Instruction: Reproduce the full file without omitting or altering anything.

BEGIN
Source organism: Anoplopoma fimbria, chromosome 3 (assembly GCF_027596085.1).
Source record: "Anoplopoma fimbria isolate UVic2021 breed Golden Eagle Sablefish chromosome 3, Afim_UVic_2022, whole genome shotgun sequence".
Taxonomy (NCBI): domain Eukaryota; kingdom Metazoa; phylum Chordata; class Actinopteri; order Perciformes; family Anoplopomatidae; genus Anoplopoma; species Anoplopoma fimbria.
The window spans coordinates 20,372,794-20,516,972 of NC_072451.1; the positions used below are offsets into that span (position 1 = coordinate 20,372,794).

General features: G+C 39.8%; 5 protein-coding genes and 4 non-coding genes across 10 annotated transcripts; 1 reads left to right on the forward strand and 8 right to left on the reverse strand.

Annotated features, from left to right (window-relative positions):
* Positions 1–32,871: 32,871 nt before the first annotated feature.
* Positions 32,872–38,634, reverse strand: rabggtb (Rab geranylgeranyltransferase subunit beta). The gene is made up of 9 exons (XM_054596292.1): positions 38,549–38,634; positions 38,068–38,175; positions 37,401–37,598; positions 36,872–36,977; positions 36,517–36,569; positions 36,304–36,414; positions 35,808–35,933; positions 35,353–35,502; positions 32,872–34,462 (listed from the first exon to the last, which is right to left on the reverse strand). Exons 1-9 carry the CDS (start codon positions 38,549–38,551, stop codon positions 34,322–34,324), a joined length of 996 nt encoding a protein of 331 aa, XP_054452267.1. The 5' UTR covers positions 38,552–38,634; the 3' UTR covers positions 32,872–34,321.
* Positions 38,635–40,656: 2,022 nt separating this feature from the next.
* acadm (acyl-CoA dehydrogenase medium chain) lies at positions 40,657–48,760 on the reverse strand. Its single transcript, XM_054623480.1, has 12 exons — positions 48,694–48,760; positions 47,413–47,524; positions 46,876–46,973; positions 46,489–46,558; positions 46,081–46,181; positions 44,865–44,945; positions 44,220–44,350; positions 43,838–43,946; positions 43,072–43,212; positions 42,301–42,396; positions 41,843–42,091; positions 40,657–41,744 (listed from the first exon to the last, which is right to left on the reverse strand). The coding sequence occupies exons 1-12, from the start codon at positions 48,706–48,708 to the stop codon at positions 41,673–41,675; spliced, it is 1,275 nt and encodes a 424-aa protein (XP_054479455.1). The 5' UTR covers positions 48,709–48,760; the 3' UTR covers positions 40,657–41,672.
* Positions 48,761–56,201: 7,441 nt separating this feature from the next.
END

Source organism: Anoplopoma fimbria, chromosome 3 (assembly GCF_027596085.1).
Source record: "Anoplopoma fimbria isolate UVic2021 breed Golden Eagle Sablefish chromosome 3, Afim_UVic_2022, whole genome shotgun sequence".
Taxonomy (NCBI): domain Eukaryota; kingdom Metazoa; phylum Chordata; class Actinopteri; order Perciformes; family Anoplopomatidae; genus Anoplopoma; species Anoplopoma fimbria.
The window spans coordinates 20,372,794-20,516,972 of NC_072451.1; the positions used below are offsets into that span (position 1 = coordinate 20,372,794).

General features: G+C 39.8%; 5 protein-coding genes and 4 non-coding genes across 10 annotated transcripts; 1 reads left to right on the forward strand and 8 right to left on the reverse strand.

Annotated features, from left to right (window-relative positions):
* Positions 1–32,871: 32,871 nt before the first annotated feature.
* Positions 32,872–38,634, reverse strand: rabggtb (Rab geranylgeranyltransferase subunit beta). The gene is made up of 9 exons (XM_054596292.1): positions 38,549–38,634; positions 38,068–38,175; positions 37,401–37,598; positions 36,872–36,977; positions 36,517–36,569; positions 36,304–36,414; positions 35,808–35,933; positions 35,353–35,502; positions 32,872–34,462 (listed from the first exon to the last, which is right to left on the reverse strand). Exons 1-9 carry the CDS (start codon positions 38,549–38,551, stop codon positions 34,322–34,324), a joined length of 996 nt encoding a protein of 331 aa, XP_054452267.1. The 5' UTR covers positions 38,552–38,634; the 3' UTR covers positions 32,872–34,321.
* Positions 38,635–40,656: 2,022 nt separating this feature from the next.
* acadm (acyl-CoA dehydrogenase medium chain) lies at positions 40,657–48,760 on the reverse strand. Its single transcript, XM_054623480.1, has 12 exons — positions 48,694–48,760; positions 47,413–47,524; positions 46,876–46,973; positions 46,489–46,558; positions 46,081–46,181; positions 44,865–44,945; positions 44,220–44,350; positions 43,838–43,946; positions 43,072–43,212; positions 42,301–42,396; positions 41,843–42,091; positions 40,657–41,744 (listed from the first exon to the last, which is right to left on the reverse strand). The coding sequence occupies exons 1-12, from the start codon at positions 48,706–48,708 to the stop codon at positions 41,673–41,675; spliced, it is 1,275 nt and encodes a 424-aa protein (XP_054479455.1). The 5' UTR covers positions 48,709–48,760; the 3' UTR covers positions 40,657–41,672.
* Positions 48,761–56,201: 7,441 nt separating this feature from the next.